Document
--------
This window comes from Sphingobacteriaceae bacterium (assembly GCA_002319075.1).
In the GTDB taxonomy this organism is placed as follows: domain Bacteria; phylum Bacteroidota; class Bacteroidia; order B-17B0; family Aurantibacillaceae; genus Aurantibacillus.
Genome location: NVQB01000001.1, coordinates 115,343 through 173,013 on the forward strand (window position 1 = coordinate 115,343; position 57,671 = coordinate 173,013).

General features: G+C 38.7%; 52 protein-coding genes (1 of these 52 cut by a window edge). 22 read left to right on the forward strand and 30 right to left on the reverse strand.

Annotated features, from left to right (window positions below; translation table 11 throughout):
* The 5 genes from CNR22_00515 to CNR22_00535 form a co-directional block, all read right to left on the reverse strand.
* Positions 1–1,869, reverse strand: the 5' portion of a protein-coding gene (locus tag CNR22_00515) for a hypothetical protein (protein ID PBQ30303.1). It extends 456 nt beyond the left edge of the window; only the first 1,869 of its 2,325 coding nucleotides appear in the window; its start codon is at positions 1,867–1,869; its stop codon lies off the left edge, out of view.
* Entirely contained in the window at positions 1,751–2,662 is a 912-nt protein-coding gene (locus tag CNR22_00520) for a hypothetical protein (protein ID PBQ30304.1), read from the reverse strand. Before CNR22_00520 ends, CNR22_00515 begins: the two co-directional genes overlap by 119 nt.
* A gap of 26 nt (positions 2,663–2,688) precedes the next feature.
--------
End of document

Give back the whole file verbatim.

This window comes from Sphingobacteriaceae bacterium (assembly GCA_002319075.1).
In the GTDB taxonomy this organism is placed as follows: domain Bacteria; phylum Bacteroidota; class Bacteroidia; order B-17B0; family Aurantibacillaceae; genus Aurantibacillus.
Genome location: NVQB01000001.1, coordinates 115,343 through 173,013 on the forward strand (window position 1 = coordinate 115,343; position 57,671 = coordinate 173,013).

General features: G+C 38.7%; 52 protein-coding genes (1 of these 52 cut by a window edge). 22 read left to right on the forward strand and 30 right to left on the reverse strand.

Annotated features, from left to right (window positions below; translation table 11 throughout):
* The 5 genes from CNR22_00515 to CNR22_00535 form a co-directional block, all read right to left on the reverse strand.
* Positions 1–1,869, reverse strand: the 5' portion of a protein-coding gene (locus tag CNR22_00515) for a hypothetical protein (protein ID PBQ30303.1). It extends 456 nt beyond the left edge of the window; only the first 1,869 of its 2,325 coding nucleotides appear in the window; its start codon is at positions 1,867–1,869; its stop codon lies off the left edge, out of view.
* Entirely contained in the window at positions 1,751–2,662 is a 912-nt protein-coding gene (locus tag CNR22_00520) for a hypothetical protein (protein ID PBQ30304.1), read from the reverse strand. Before CNR22_00520 ends, CNR22_00515 begins: the two co-directional genes overlap by 119 nt.
* A gap of 26 nt (positions 2,663–2,688) precedes the next feature.